[Monday Notes n.11] Let’s listen to one of young Charlie Parker’s first recordings with the orchestra of pianist and blues singer Jay McShann, dated 1940, a piece entitled The Jumping Blues.
Charlie Parker and Jay McShann were both from Kansas City, from where many orchestras with a strong blues imprint and a very particular way of keeping time, marking all four accents of the measure, came. The most famous Kansas City orchestra was Count Basie’s.
The Jumping Blues opens with a typically bluesy piano introduction. This is followed by the theme performed by the orchestra (minute 0’32”). We can then appreciate Charlie Parker’s solo (minute 1’04”) which lasts only twelve measures, that is one blues verse. Here is the transcription of the solo that Charlie Parker plays on The Jumping Blues.
The solo opens with a phrase that is the same as the beginning of Ornithology, a piece that Charlie Parker would write a few years later. In the short space of 12 measures we can immediately appreciate some elements of the tight style that would be fully realised in bebop.
Observe, for example, the use of triplets within chromatic phrases (measures 1,9,12), the rippling of phrases into denser and faster sixteenth-notes passages (measures 3,6) and also Charlie Parker’s energy at the end of the solo, when pianist-singer Jay McShann has to force his way through to silence the saxophonist, who did not seem to want to end the solo (minute 1’20”).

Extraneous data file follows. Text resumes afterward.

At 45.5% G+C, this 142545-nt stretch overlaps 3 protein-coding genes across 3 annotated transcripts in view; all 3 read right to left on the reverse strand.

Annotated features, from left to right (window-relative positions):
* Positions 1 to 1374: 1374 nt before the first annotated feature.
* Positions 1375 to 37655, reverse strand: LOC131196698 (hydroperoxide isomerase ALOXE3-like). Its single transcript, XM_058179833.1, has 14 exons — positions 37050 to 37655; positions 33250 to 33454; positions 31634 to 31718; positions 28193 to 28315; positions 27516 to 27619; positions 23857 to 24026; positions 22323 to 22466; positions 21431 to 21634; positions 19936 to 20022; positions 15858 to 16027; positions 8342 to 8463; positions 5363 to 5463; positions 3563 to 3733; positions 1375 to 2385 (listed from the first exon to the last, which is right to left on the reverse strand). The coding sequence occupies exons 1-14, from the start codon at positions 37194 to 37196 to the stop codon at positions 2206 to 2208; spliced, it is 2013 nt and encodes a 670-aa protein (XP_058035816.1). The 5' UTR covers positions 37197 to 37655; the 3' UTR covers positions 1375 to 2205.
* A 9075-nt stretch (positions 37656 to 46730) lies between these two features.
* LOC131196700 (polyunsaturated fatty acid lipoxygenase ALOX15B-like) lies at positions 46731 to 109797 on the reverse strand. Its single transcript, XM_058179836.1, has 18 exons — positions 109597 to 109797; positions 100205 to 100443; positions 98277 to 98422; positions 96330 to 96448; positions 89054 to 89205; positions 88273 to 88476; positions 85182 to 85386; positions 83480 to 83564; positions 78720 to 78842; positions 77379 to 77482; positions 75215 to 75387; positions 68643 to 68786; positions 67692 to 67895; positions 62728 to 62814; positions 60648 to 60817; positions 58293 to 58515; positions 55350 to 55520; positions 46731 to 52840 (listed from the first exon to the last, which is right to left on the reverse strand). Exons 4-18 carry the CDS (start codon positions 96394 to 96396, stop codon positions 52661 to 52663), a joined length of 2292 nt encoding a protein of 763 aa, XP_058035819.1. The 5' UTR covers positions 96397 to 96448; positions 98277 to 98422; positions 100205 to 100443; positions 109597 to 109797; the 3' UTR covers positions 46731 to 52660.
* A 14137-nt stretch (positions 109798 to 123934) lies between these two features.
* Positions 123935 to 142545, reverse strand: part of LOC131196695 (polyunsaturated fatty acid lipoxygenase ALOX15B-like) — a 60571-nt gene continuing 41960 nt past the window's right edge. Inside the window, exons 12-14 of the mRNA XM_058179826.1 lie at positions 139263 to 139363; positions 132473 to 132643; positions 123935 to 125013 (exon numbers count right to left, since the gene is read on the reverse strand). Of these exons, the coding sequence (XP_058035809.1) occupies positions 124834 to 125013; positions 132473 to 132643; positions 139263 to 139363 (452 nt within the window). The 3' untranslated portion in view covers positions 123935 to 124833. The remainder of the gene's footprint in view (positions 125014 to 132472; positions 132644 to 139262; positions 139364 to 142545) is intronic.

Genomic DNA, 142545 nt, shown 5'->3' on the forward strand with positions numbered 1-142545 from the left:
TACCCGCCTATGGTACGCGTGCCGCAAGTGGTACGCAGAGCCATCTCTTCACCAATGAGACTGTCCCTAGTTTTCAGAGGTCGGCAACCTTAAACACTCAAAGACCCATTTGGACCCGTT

Apart from the solo by the young Charlie Parker, the song is also interesting for the famous riffs typical of Kansas City orchestras, which can be heard from minute 2’18” onwards.
If early jazz had its most important place of origin in New Orleans, the later era of the big bands owed much to Kansas City and its orchestras. It was in these orchestras that musicians who took jazz even further, such as Dizzy Gillespie and Charlie Parker himself, had their experiences.
This is why The Jumping Blues and Charlie Parker’s solo anticipating Ornithology are a very interesting document, which helps us to understand how Charlie Parker already had clear ideas about the music he wanted to play.
Until next Monday!